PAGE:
Holden hopes to roar again with SUV made in US

Southern Telegraph - - WHEELS - Derek Og­den

Since re­tir­ing from ve­hi­cle man­u­fac­tur­ing in Aus­tralia, Holden has been bat­tling rel­e­vance in the mar­ket­place.

How­ever, while the gen­uine born-and-bred Aussie car may have be­come a thing of the past, that could be about to change with the Aca­dia.

OK, so the Holden seven-seat sports util­ity ve­hi­cle may be as­sem­bled in the United States but it’s a fair dinkum prod­uct made solely for Down Un­der by Holden en­gi­neers and de­sign­ers.

Holden chair­man and man­ag­ing direc­tor Dave But­tner says there is still a la­tent pas­sion for Holden prod­uct, with the aim of the Aca­dia to make a con­fi­dent state­ment to counter any doubts about the fu­ture.

“Rid­ing in the Holden Aca­dia of­fers a pre­mium ex­pe­ri­ence, with the lux­ury of space, com­bined with ver­sa­tile in­te­rior con­fig­u­ra­tions, the lat­est tech­nol­ogy, a full suite of safety fea­tures and lo­cal tun­ing for our roads,” he says.

“With the ad­di­tion of Aca­dia to our SUV fam­ily of Trail­blazer, Equinox, Tourer and Trax Holden is de­ter­mined to be on the shop­ping list for Aus­tralians look­ing to buy an SUV.”

The highly spec­i­fied Aca­dia comes with the lat­est in au­to­mo­tive tech­nol­ogy and safety fea­tures in three vari­ants — LT, LTZ and LTZ-V — in two or all-wheel drive, pow­ered by a 3.6-litre di­rect in­jec­tion V6 en­gine pro­duc­ing 231kW of power and 367Nm of torque, mated with a nine-speed au­to­matic trans­mis­sion.

Fuel econ­omy is para­mount with stop/start en­gine tech­nol­ogy on tap and the abil­ity to run on four cylin­ders un­der light loads.

Holden claims on the com­bined city/ur­ban pro­gram, the 2WD gets through 8.9L/100km, while the AWD uses 9.3L/100km.

Driver Mode Con­trol al­lows driv­ers to switch be­tween driv­ing pro­grams from econ­omy to sport, via a knob on the cen­tre con­sole.

This also gives ac­cess to “Tow Haul” when us­ing a trailer.

Prices start at $43,490, plus on road costs, for the LT 2WD, and top out at $67,490 for the LTZ-V AWD. At launch, drive­away prices run from $42,990 to $67,990 re­spec­tively.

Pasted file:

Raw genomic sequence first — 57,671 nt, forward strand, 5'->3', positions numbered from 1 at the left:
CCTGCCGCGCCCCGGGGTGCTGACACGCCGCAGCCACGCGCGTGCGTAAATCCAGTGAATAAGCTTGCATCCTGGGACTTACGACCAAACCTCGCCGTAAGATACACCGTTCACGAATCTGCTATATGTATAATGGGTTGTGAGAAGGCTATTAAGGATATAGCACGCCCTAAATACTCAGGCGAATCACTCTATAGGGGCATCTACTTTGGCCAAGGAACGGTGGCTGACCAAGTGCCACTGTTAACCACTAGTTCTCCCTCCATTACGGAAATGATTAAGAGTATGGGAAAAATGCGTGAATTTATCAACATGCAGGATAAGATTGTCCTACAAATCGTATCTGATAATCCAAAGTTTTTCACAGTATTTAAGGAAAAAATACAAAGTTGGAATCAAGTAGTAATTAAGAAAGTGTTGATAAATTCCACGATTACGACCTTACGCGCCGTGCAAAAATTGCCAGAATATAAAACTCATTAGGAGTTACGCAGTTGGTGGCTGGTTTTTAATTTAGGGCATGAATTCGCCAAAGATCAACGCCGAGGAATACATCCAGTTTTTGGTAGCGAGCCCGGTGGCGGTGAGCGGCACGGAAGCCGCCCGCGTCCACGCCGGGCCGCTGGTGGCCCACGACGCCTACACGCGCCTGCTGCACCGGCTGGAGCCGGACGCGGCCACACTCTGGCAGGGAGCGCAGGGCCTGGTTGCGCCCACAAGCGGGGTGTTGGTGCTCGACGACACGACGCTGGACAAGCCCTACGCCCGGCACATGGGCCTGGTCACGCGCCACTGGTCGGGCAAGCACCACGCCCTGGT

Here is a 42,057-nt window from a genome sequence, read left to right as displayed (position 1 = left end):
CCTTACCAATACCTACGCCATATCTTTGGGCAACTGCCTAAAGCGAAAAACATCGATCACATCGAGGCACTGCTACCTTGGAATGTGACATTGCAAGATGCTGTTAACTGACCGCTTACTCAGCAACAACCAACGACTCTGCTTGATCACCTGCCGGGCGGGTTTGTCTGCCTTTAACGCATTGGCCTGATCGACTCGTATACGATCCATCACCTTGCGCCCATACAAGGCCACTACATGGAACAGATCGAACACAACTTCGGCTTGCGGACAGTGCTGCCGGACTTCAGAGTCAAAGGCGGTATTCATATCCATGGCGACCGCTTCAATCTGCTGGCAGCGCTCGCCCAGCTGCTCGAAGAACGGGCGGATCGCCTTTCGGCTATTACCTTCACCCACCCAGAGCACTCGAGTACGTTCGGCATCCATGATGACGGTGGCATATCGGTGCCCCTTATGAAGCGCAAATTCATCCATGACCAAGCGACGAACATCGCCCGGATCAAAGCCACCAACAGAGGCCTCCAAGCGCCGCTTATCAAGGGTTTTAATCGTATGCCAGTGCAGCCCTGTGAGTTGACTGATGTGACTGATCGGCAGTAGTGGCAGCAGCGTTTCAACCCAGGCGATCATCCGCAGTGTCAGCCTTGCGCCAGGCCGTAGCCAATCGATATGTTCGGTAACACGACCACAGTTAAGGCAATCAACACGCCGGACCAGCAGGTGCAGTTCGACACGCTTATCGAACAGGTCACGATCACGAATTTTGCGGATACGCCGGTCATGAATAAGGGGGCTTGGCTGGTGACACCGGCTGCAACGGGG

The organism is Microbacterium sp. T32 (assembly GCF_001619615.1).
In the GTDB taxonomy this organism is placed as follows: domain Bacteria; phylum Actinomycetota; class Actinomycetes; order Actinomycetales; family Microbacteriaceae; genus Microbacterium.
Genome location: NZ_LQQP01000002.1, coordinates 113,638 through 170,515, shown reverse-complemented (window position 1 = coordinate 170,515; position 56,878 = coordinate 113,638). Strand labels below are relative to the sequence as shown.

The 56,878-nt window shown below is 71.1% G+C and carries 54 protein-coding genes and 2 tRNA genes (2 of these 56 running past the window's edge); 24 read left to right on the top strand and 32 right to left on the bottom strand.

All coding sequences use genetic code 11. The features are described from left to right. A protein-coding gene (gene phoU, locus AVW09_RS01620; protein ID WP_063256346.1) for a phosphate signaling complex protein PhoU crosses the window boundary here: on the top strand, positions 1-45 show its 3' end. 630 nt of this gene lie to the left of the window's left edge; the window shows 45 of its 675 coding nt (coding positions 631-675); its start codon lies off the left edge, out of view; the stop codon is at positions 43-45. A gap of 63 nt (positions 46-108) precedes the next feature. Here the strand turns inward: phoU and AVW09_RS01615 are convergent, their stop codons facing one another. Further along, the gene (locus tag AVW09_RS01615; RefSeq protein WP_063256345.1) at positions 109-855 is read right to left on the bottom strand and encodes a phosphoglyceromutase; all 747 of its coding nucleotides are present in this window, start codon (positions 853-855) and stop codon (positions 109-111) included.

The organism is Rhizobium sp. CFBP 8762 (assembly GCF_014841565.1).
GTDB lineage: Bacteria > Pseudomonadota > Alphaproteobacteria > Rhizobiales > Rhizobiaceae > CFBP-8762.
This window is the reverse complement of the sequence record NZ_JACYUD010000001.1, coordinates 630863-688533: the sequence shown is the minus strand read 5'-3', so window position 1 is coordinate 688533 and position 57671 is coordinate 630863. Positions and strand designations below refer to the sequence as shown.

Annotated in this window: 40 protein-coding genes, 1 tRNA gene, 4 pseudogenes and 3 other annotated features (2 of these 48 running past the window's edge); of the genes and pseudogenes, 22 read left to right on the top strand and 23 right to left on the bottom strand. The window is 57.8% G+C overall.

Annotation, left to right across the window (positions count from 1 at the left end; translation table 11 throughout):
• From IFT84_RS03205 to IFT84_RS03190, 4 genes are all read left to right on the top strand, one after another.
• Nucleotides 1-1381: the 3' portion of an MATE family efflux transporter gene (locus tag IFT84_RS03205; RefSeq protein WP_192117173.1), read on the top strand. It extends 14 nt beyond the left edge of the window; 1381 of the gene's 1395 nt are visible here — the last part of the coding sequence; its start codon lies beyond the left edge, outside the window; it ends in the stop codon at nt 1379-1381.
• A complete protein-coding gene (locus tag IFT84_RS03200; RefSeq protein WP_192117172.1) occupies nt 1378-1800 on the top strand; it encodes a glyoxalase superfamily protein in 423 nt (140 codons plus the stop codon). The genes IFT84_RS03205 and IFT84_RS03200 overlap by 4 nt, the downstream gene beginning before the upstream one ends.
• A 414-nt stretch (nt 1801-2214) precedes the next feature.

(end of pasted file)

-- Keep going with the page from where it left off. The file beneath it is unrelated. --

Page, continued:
At close to 5m long, the Aca­dia is a gen­uine seven-seater with am­ple leg room in all three rows of seats, plus room in the back to take 292 litres of lug­gage. The lat­ter can be ex­panded to 2102 litres with rows two and three folded flat.

The sec­ond row slides for­ward to al­low fairly easy en­try to the back seats, which will take two adults in rea­son­able com­fort. Stor­age in­cludes a con­sole for sec­ond-row oc­cu­pants and a cov­ered un­der­floor bin, keep­ing things out of sight.

There’s even a rear-seat pas­sen­ger re­minder to alert to any “cargo” such as sleep­ing kids, pets or valu­ables on leav­ing the ve­hi­cle.

On the out­side, the Aca­dia out­mus­cles what Holden con­sid­ers to be its main ri­vals, the Mazda CX-9 and Toy­ota Kluger, with a bold ra­di­a­tor grille with a fo­cus on the big Holden badge, flanked by head­lamps and day­time run­ning lights.

The LT rolls on 18-inch al­loy wheels. In all vari­ants, the en­gine per­formed in a re­spon­sive and quiet man­ner, en­abling driver and pas­sen­gers to en­gage in a nor­mal level of con­ver­sa­tion. Leather trim in LTZ up, and Bose pre­mium au­dio in the LTZ-V only added to the pres­ti­gious am­bi­ence.

A full wind­screen head-up dis­play would have been a wel­come ad­di­tion across the range.

With the re­cent rise and rise of the SUV, Holden even sees the Aca­dia LTZ-V, with its limo-like char­ac­ter, as the new Caprice.

Here the com­pany has pulled out all stops to sat­isfy the Aussie pas­sion for home-grown prod­uct.

Now it’s up to buy­ers to prove it.

Pic­tures: Mar­que Mo­tor­ing

The Holden Aca­dia is as­sem­bled in the US but is a fair dinkum prod­uct made solely for Down Un­der by Holden en­gi­neers and de­sign­ers.

Newspapers in English

Newspapers from Australia

© PressReader. All rights reserved.